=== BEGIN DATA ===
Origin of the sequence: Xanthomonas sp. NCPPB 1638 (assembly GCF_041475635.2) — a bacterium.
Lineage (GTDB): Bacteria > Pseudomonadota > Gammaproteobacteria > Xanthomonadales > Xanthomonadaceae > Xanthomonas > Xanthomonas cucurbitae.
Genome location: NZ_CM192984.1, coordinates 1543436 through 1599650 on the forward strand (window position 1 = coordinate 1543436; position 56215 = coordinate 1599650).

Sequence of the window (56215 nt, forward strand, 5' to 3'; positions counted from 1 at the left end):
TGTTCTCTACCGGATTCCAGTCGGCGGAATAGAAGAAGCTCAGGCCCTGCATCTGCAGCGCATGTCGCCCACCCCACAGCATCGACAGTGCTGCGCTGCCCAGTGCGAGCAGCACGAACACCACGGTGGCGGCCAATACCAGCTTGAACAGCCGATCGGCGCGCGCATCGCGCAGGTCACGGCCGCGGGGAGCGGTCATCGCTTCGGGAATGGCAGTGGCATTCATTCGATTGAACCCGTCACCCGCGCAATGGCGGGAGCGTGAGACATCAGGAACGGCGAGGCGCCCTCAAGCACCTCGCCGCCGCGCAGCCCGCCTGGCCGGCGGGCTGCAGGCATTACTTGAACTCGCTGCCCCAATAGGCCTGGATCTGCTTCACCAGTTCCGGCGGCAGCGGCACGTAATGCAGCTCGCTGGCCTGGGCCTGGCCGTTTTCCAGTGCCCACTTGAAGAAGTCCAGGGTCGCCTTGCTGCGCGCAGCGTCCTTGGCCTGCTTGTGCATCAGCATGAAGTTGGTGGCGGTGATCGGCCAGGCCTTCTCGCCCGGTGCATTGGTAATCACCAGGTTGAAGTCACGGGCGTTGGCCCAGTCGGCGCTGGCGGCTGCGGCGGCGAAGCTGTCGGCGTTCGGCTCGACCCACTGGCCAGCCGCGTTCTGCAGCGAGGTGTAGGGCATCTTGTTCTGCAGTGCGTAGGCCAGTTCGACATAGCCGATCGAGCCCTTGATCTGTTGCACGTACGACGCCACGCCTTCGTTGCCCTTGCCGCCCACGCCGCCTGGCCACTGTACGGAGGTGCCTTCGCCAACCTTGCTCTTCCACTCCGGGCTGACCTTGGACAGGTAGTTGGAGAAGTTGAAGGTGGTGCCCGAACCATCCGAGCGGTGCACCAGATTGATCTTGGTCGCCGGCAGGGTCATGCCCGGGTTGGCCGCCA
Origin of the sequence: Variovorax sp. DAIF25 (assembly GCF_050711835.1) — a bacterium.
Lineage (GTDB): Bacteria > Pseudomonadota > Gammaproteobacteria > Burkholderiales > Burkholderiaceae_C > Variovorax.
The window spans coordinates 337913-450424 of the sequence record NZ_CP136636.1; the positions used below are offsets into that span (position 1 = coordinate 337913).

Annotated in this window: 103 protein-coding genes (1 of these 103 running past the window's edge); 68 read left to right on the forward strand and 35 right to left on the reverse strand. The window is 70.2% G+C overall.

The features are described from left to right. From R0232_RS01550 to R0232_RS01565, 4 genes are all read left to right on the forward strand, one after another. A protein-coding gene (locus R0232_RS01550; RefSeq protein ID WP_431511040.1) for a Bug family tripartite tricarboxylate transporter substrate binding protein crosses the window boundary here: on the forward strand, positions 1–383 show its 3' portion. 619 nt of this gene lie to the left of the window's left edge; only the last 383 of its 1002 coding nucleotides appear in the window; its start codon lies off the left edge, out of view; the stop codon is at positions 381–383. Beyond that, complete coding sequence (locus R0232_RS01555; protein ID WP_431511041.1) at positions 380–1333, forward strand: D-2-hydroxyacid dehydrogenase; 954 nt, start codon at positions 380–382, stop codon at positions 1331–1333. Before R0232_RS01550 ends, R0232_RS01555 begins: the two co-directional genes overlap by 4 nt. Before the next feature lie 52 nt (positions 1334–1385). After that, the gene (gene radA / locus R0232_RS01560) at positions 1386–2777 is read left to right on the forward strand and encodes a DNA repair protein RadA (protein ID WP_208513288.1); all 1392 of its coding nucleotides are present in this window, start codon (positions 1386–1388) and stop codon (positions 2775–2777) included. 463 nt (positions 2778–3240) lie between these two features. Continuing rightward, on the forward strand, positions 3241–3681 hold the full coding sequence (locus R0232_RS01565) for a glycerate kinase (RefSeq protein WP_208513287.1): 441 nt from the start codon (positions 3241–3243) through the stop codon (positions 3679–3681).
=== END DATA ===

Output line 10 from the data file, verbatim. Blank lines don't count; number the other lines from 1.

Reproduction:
The features are described from left to right. From R0232_RS01550 to R0232_RS01565, 4 genes are all read left to right on the forward strand, one after another. A protein-coding gene (locus R0232_RS01550; RefSeq protein ID WP_431511040.1) for a Bug family tripartite tricarboxylate transporter substrate binding protein crosses the window boundary here: on the forward strand, positions 1–383 show its 3' portion. 619 nt of this gene lie to the left of the window's left edge; only the last 383 of its 1002 coding nucleotides appear in the window; its start codon lies off the left edge, out of view; the stop codon is at positions 381–383. Beyond that, complete coding sequence (locus R0232_RS01555; protein ID WP_431511041.1) at positions 380–1333, forward strand: D-2-hydroxyacid dehydrogenase; 954 nt, start codon at positions 380–382, stop codon at positions 1331–1333. Before R0232_RS01550 ends, R0232_RS01555 begins: the two co-directional genes overlap by 4 nt. Before the next feature lie 52 nt (positions 1334–1385). After that, the gene (gene radA / locus R0232_RS01560) at positions 1386–2777 is read left to right on the forward strand and encodes a DNA repair protein RadA (protein ID WP_208513288.1); all 1392 of its coding nucleotides are present in this window, start codon (positions 1386–1388) and stop codon (positions 2775–2777) included. 463 nt (positions 2778–3240) lie between these two features. Continuing rightward, on the forward strand, positions 3241–3681 hold the full coding sequence (locus R0232_RS01565) for a glycerate kinase (RefSeq protein WP_208513287.1): 441 nt from the start codon (positions 3241–3243) through the stop codon (positions 3679–3681).